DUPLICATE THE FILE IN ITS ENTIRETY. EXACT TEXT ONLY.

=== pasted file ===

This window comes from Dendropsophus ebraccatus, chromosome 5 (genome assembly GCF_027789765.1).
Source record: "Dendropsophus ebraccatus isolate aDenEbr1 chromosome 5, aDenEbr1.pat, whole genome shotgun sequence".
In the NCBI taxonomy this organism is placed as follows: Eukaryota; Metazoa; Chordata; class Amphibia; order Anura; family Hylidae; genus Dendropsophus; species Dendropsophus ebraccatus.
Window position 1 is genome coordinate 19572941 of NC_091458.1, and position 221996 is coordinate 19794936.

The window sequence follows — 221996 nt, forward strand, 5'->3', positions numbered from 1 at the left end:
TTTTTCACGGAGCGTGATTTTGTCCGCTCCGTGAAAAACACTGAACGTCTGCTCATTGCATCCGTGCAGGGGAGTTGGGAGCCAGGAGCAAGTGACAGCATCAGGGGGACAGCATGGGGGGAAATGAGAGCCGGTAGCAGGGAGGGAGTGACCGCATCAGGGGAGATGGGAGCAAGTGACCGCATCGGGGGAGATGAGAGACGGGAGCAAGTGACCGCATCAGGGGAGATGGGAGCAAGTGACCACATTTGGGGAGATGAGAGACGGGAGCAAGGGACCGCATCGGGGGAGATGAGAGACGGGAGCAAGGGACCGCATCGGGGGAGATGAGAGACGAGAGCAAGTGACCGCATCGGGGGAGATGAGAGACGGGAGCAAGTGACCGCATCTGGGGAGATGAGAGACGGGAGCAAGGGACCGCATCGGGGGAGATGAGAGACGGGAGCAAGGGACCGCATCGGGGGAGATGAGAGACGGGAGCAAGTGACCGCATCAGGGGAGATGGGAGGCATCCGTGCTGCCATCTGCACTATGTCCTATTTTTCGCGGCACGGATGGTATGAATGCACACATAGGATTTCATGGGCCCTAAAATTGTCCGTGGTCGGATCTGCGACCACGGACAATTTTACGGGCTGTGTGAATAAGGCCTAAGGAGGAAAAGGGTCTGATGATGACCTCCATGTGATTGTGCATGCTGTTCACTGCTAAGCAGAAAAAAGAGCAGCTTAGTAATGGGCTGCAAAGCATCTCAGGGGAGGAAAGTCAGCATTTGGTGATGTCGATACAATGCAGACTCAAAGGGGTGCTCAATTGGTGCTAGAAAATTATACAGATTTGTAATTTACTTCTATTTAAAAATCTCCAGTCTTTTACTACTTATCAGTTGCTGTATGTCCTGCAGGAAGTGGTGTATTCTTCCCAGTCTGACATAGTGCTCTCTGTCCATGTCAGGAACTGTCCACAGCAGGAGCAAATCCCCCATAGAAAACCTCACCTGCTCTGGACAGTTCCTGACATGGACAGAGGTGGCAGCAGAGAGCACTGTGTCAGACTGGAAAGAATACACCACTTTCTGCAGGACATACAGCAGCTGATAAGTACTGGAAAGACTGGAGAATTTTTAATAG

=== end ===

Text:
This window comes from Dendropsophus ebraccatus, chromosome 5 (genome assembly GCF_027789765.1).
Source record: "Dendropsophus ebraccatus isolate aDenEbr1 chromosome 5, aDenEbr1.pat, whole genome shotgun sequence".
In the NCBI taxonomy this organism is placed as follows: Eukaryota; Metazoa; Chordata; class Amphibia; order Anura; family Hylidae; genus Dendropsophus; species Dendropsophus ebraccatus.
Window position 1 is genome coordinate 19572941 of NC_091458.1, and position 221996 is coordinate 19794936.

The window sequence follows — 221996 nt, forward strand, 5'->3', positions numbered from 1 at the left end:
TTTTTCACGGAGCGTGATTTTGTCCGCTCCGTGAAAAACACTGAACGTCTGCTCATTGCATCCGTGCAGGGGAGTTGGGAGCCAGGAGCAAGTGACAGCATCAGGGGGACAGCATGGGGGGAAATGAGAGCCGGTAGCAGGGAGGGAGTGACCGCATCAGGGGAGATGGGAGCAAGTGACCGCATCGGGGGAGATGAGAGACGGGAGCAAGTGACCGCATCAGGGGAGATGGGAGCAAGTGACCACATTTGGGGAGATGAGAGACGGGAGCAAGGGACCGCATCGGGGGAGATGAGAGACGGGAGCAAGGGACCGCATCGGGGGAGATGAGAGACGAGAGCAAGTGACCGCATCGGGGGAGATGAGAGACGGGAGCAAGTGACCGCATCTGGGGAGATGAGAGACGGGAGCAAGGGACCGCATCGGGGGAGATGAGAGACGGGAGCAAGGGACCGCATCGGGGGAGATGAGAGACGGGAGCAAGTGACCGCATCAGGGGAGATGGGAGGCATCCGTGCTGCCATCTGCACTATGTCCTATTTTTCGCGGCACGGATGGTATGAATGCACACATAGGATTTCATGGGCCCTAAAATTGTCCGTGGTCGGATCTGCGACCACGGACAATTTTACGGGCTGTGTGAATAAGGCCTAAGGAGGAAAAGGGTCTGATGATGACCTCCATGTGATTGTGCATGCTGTTCACTGCTAAGCAGAAAAAAGAGCAGCTTAGTAATGGGCTGCAAAGCATCTCAGGGGAGGAAAGTCAGCATTTGGTGATGTCGATACAATGCAGACTCAAAGGGGTGCTCAATTGGTGCTAGAAAATTATACAGATTTGTAATTTACTTCTATTTAAAAATCTCCAGTCTTTTACTACTTATCAGTTGCTGTATGTCCTGCAGGAAGTGGTGTATTCTTCCCAGTCTGACATAGTGCTCTCTGTCCATGTCAGGAACTGTCCACAGCAGGAGCAAATCCCCCATAGAAAACCTCACCTGCTCTGGACAGTTCCTGACATGGACAGAGGTGGCAGCAGAGAGCACTGTGTCAGACTGGAAAGAATACACCACTTTCTGCAGGACATACAGCAGCTGATAAGTACTGGAAAGACTGGAGAATTTTTAATAG